They also make us more active because they need frequent walks, which benefits our health. Studies have shown that dog owners are less likely to suffer from depression and have lower blood pressure and cholesterol levels than people without pets.
Getting a dog can even make you more productive at work, which could help you earn more money and offset the costs of pet ownership. Studies have shown that dog and cat owners make nearly $5,200 more per year than their peers who don’t own pets.
Was Getting a Dog Worth It?
For me, owning a dog is worth the financial costs because of the love and companionship he gives me. I work from home, don’t travel much, and own my home, which also helps minimize the logistical challenges that come with dog ownership.
But if traveling is important to you and you don’t like feeling tied down by responsibilities, you may start to resent your dog. It’s important to do some soul-searching and figure out what you want from your lifestyle before you rush into adopting a pet. They sure are cute, but don’t forget they’re a lot of work, and expensive to boot!
If you aren’t saving as much as you’d like, getting a dog will make it even harder to meet your financial goals. You need to be in a pretty stable place financially to be able to afford a pet. You’ll have to pay upfront costs to adopt a dog, ongoing costs to take care of him or her, and cover unexpected expenses too. So it’s important to have some money set aside in savings account for your dog, or else you may get into debt if an emergency vet bill comes up.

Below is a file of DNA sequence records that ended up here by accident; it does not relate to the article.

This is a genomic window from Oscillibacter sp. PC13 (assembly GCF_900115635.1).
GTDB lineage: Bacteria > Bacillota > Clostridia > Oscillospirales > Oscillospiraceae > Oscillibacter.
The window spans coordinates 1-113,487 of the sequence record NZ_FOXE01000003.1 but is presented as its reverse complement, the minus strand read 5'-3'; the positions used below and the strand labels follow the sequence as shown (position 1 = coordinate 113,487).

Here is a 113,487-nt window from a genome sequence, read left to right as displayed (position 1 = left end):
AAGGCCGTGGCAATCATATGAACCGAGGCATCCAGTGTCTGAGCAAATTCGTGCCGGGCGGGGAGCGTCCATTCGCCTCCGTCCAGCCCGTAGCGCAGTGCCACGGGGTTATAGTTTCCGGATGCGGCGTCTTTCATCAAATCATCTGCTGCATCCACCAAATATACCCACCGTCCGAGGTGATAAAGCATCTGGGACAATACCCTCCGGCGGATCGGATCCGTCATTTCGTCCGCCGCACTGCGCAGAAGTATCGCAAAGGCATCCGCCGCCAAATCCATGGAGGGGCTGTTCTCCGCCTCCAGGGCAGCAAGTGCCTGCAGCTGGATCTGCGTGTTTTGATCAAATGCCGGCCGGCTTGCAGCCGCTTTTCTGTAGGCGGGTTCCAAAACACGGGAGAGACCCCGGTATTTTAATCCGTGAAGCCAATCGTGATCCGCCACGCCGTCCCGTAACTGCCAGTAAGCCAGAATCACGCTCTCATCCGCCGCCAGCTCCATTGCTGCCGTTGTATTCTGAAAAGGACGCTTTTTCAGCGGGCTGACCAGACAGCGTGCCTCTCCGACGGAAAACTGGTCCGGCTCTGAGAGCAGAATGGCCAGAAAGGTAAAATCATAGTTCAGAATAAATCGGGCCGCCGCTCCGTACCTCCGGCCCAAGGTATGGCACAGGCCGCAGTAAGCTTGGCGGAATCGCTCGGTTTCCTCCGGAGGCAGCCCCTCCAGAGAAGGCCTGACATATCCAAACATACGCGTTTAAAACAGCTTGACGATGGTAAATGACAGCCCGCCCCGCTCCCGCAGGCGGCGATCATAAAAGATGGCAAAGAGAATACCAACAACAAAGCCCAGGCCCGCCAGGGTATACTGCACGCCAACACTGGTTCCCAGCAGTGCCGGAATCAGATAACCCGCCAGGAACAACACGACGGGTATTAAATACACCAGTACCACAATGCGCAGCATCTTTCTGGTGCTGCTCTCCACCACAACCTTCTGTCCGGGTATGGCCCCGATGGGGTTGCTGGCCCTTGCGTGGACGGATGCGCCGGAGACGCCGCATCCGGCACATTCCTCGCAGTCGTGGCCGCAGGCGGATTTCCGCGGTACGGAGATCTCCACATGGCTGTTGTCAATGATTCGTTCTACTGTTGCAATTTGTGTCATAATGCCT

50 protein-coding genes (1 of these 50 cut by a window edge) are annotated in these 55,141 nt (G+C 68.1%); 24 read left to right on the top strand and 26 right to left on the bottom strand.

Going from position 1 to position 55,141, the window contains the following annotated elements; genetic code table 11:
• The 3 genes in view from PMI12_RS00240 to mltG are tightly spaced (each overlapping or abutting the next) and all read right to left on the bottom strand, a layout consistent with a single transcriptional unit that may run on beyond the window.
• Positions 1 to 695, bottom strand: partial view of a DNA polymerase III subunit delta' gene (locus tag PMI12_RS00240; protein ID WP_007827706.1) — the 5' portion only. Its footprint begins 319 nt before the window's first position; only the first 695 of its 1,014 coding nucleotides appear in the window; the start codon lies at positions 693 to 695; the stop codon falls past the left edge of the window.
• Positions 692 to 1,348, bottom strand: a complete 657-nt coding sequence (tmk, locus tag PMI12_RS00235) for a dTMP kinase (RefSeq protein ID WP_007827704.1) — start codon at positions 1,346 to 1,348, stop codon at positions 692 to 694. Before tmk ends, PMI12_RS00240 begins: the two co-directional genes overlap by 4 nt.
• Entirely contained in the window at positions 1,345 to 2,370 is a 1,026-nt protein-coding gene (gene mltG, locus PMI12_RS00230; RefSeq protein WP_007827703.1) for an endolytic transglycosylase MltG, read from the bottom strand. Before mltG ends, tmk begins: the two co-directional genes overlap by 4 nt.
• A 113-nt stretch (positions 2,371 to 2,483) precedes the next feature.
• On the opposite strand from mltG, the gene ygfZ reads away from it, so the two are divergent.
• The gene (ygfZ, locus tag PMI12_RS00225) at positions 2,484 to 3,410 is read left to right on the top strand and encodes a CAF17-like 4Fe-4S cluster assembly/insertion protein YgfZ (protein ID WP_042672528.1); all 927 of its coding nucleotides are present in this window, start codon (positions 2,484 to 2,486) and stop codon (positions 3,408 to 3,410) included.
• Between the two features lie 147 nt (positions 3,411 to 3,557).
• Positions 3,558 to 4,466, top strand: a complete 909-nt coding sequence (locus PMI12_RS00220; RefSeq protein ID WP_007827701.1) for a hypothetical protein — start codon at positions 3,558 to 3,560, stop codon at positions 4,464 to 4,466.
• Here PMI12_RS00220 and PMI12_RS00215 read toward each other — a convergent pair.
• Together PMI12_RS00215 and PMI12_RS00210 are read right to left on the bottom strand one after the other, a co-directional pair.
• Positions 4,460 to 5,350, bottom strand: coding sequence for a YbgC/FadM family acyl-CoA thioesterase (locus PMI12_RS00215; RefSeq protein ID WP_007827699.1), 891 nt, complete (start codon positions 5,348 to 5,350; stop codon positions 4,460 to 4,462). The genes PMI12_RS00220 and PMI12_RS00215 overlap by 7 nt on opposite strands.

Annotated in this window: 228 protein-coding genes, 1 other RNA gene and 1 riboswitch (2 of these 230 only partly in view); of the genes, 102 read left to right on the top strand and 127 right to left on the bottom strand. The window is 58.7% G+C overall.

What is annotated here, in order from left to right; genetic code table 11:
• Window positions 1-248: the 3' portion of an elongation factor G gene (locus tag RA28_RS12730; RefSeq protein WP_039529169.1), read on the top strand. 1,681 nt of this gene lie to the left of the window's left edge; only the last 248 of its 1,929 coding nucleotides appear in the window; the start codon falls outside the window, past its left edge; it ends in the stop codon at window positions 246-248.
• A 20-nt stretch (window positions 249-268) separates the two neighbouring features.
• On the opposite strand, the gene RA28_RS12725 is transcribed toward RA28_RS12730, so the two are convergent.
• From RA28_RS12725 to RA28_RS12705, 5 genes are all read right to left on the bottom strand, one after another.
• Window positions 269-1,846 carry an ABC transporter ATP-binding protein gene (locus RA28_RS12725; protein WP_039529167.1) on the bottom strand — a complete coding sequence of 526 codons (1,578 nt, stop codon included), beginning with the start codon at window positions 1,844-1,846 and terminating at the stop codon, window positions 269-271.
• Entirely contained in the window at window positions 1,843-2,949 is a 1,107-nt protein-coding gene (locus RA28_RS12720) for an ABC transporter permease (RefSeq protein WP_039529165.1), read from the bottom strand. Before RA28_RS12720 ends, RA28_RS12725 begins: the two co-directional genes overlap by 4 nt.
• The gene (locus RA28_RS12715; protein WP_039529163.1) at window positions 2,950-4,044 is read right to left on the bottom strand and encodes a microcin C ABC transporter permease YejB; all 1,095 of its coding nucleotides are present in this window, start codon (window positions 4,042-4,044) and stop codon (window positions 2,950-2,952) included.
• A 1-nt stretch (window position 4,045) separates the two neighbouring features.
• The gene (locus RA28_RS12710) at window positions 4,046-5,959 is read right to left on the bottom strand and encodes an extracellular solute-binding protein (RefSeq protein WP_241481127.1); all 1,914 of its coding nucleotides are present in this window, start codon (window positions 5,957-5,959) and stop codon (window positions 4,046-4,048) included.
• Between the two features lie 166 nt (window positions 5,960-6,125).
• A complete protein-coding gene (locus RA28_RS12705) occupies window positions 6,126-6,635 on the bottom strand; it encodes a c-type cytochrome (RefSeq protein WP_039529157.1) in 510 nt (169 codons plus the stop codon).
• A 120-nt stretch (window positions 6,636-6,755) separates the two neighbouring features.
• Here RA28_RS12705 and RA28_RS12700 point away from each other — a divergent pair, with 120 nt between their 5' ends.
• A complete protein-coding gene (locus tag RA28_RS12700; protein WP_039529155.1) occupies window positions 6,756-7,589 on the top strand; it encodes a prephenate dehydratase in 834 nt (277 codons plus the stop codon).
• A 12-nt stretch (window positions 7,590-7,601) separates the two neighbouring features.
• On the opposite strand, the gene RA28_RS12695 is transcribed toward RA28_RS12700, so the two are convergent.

Alternatives to Pet Ownership
If you can’t afford a dog right now, luckily there are other ways to reap some of the benefits of owning a pet without the financial commitment. You could volunteer at an animal shelter or sign up for an app like Rover so you can walk dogs as a side hustle. You could even offer to foster dogs for your local animal shelter. The shelter will usually cover the costs of vet care, food, toys, and other supplies for you, so you don’t have to burden yourself financially.
Do you own a pet? Do you think getting a dog is worth it financially and from a lifestyle perspective? Let me know in the comments section below!
Vicky Monroe is a freelance personal finance and lifestyle writer. When she’s not busy writing about her favorite money saving hacks or tinkering with her budget spreadsheets, she likes to travel, garden, and cook healthy vegetarian meals.